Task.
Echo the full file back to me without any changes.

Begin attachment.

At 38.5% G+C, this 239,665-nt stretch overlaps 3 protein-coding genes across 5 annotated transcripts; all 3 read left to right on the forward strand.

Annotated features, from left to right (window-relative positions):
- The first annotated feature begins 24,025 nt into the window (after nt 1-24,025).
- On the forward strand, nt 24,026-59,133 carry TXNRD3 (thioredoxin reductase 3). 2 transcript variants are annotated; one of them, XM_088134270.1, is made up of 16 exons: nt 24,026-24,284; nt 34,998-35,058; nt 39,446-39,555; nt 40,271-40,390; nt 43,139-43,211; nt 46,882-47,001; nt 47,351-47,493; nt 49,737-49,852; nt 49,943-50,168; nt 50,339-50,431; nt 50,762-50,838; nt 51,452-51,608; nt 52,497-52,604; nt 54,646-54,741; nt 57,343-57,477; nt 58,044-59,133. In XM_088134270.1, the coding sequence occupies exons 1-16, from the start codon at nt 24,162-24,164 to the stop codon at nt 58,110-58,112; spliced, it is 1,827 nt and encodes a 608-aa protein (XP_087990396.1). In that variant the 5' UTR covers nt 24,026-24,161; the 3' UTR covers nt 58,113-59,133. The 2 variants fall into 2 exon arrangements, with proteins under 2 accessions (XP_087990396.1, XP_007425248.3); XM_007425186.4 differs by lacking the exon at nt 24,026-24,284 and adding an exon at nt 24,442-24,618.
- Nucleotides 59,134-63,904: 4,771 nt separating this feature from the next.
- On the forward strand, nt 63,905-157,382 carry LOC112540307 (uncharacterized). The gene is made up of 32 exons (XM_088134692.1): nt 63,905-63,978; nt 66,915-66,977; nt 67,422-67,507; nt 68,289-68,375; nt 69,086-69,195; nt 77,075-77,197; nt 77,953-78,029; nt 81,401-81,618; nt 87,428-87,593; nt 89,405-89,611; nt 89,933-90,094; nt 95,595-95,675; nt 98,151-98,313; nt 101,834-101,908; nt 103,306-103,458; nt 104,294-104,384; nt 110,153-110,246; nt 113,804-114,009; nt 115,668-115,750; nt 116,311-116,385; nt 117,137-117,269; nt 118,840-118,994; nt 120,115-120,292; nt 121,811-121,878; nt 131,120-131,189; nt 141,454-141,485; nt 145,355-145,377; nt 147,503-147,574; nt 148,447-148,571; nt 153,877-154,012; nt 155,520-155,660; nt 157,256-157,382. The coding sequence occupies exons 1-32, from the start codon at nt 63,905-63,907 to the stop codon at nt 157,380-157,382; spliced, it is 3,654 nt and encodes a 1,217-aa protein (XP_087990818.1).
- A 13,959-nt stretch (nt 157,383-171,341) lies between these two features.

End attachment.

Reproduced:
At 38.5% G+C, this 239,665-nt stretch overlaps 3 protein-coding genes across 5 annotated transcripts; all 3 read left to right on the forward strand.

Annotated features, from left to right (window-relative positions):
- The first annotated feature begins 24,025 nt into the window (after nt 1-24,025).
- On the forward strand, nt 24,026-59,133 carry TXNRD3 (thioredoxin reductase 3). 2 transcript variants are annotated; one of them, XM_088134270.1, is made up of 16 exons: nt 24,026-24,284; nt 34,998-35,058; nt 39,446-39,555; nt 40,271-40,390; nt 43,139-43,211; nt 46,882-47,001; nt 47,351-47,493; nt 49,737-49,852; nt 49,943-50,168; nt 50,339-50,431; nt 50,762-50,838; nt 51,452-51,608; nt 52,497-52,604; nt 54,646-54,741; nt 57,343-57,477; nt 58,044-59,133. In XM_088134270.1, the coding sequence occupies exons 1-16, from the start codon at nt 24,162-24,164 to the stop codon at nt 58,110-58,112; spliced, it is 1,827 nt and encodes a 608-aa protein (XP_087990396.1). In that variant the 5' UTR covers nt 24,026-24,161; the 3' UTR covers nt 58,113-59,133. The 2 variants fall into 2 exon arrangements, with proteins under 2 accessions (XP_087990396.1, XP_007425248.3); XM_007425186.4 differs by lacking the exon at nt 24,026-24,284 and adding an exon at nt 24,442-24,618.
- Nucleotides 59,134-63,904: 4,771 nt separating this feature from the next.
- On the forward strand, nt 63,905-157,382 carry LOC112540307 (uncharacterized). The gene is made up of 32 exons (XM_088134692.1): nt 63,905-63,978; nt 66,915-66,977; nt 67,422-67,507; nt 68,289-68,375; nt 69,086-69,195; nt 77,075-77,197; nt 77,953-78,029; nt 81,401-81,618; nt 87,428-87,593; nt 89,405-89,611; nt 89,933-90,094; nt 95,595-95,675; nt 98,151-98,313; nt 101,834-101,908; nt 103,306-103,458; nt 104,294-104,384; nt 110,153-110,246; nt 113,804-114,009; nt 115,668-115,750; nt 116,311-116,385; nt 117,137-117,269; nt 118,840-118,994; nt 120,115-120,292; nt 121,811-121,878; nt 131,120-131,189; nt 141,454-141,485; nt 145,355-145,377; nt 147,503-147,574; nt 148,447-148,571; nt 153,877-154,012; nt 155,520-155,660; nt 157,256-157,382. The coding sequence occupies exons 1-32, from the start codon at nt 63,905-63,907 to the stop codon at nt 157,380-157,382; spliced, it is 3,654 nt and encodes a 1,217-aa protein (XP_087990818.1).
- A 13,959-nt stretch (nt 157,383-171,341) lies between these two features.